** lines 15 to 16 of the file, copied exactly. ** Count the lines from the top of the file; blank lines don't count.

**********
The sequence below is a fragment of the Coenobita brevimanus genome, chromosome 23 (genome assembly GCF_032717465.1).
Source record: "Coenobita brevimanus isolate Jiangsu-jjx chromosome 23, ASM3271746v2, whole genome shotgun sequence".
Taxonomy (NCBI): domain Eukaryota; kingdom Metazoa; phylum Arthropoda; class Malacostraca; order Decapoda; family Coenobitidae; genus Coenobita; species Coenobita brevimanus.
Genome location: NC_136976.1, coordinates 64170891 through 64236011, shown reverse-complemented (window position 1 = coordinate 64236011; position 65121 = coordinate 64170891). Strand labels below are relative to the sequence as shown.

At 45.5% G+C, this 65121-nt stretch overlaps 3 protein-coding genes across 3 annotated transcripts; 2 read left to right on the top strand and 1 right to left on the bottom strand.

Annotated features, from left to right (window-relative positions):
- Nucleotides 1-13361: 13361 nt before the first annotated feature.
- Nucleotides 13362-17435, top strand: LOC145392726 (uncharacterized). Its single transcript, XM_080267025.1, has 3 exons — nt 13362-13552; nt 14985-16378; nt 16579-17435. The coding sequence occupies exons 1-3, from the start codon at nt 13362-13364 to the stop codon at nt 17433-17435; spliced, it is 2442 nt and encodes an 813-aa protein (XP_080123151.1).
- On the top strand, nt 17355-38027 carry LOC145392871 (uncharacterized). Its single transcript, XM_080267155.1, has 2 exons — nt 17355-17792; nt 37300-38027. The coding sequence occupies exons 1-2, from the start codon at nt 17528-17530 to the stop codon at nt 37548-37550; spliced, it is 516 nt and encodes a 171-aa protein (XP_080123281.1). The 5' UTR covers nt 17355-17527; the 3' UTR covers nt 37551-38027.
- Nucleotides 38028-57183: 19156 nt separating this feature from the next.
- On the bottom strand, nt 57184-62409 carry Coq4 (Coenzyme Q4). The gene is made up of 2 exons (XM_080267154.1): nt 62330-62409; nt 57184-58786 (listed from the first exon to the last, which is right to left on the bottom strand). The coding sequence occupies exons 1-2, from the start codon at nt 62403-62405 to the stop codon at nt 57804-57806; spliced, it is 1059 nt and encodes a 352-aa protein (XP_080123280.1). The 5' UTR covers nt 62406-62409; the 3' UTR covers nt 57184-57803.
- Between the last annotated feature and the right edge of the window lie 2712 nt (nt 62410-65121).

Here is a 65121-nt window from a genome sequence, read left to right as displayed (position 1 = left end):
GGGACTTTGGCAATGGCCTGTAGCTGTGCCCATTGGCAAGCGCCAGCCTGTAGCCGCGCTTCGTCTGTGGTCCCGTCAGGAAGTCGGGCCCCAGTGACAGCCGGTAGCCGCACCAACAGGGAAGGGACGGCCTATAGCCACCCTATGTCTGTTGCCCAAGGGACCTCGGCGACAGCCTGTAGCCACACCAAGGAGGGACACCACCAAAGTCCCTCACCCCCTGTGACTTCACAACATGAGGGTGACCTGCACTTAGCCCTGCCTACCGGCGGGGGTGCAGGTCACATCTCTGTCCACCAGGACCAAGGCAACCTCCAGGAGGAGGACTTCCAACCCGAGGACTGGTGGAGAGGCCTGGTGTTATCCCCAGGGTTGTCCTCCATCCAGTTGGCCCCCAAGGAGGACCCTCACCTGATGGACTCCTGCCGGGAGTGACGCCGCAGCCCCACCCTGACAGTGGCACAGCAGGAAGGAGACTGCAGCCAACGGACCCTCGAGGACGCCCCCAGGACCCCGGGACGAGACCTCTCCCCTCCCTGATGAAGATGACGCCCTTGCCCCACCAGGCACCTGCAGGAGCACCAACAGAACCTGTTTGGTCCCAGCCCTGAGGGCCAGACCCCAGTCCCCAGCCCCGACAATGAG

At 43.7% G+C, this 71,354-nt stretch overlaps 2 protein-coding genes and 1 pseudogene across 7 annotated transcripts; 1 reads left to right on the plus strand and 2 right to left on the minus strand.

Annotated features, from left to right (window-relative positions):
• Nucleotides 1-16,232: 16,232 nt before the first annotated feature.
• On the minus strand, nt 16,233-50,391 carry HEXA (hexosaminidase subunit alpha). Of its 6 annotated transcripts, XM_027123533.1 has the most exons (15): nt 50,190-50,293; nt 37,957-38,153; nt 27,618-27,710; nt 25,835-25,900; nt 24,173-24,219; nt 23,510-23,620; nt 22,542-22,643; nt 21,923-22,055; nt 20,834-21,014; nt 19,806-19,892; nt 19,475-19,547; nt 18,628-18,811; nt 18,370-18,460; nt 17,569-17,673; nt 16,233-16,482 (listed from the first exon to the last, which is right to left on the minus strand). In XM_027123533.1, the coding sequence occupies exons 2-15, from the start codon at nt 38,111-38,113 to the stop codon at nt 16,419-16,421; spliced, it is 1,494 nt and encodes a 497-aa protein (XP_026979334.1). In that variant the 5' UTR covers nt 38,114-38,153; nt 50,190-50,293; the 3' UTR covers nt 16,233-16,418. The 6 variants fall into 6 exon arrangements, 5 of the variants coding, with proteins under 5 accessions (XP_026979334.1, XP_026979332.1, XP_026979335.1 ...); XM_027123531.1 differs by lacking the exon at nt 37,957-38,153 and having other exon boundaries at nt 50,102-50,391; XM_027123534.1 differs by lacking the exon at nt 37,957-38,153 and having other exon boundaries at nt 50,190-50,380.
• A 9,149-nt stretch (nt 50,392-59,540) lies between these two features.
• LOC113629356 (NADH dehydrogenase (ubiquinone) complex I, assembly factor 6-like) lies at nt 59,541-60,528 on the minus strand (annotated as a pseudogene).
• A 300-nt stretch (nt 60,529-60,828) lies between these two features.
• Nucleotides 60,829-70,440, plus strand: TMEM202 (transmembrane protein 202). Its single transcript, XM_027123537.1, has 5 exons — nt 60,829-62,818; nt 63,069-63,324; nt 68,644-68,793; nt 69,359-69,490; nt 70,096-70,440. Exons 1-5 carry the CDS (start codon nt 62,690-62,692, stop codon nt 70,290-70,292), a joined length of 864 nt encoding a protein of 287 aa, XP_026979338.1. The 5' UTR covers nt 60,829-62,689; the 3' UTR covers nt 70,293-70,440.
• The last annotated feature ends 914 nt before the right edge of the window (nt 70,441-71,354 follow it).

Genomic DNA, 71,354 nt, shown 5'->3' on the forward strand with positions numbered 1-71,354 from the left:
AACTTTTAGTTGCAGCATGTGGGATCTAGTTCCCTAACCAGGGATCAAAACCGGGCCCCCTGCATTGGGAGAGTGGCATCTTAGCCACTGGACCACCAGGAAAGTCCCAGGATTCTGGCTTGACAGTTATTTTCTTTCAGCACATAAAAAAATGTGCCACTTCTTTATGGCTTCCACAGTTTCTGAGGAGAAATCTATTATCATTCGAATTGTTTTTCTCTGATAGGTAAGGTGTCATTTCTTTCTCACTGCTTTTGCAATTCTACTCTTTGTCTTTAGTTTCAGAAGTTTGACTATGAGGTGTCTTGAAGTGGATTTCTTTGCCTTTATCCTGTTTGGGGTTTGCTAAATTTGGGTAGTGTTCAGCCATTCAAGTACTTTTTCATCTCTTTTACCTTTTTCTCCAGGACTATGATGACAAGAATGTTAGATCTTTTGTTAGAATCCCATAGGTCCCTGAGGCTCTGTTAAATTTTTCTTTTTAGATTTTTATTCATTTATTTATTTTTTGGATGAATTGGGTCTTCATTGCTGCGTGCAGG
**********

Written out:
At 43.7% G+C, this 71,354-nt stretch overlaps 2 protein-coding genes and 1 pseudogene across 7 annotated transcripts; 1 reads left to right on the plus strand and 2 right to left on the minus strand.

Annotated features, from left to right (window-relative positions):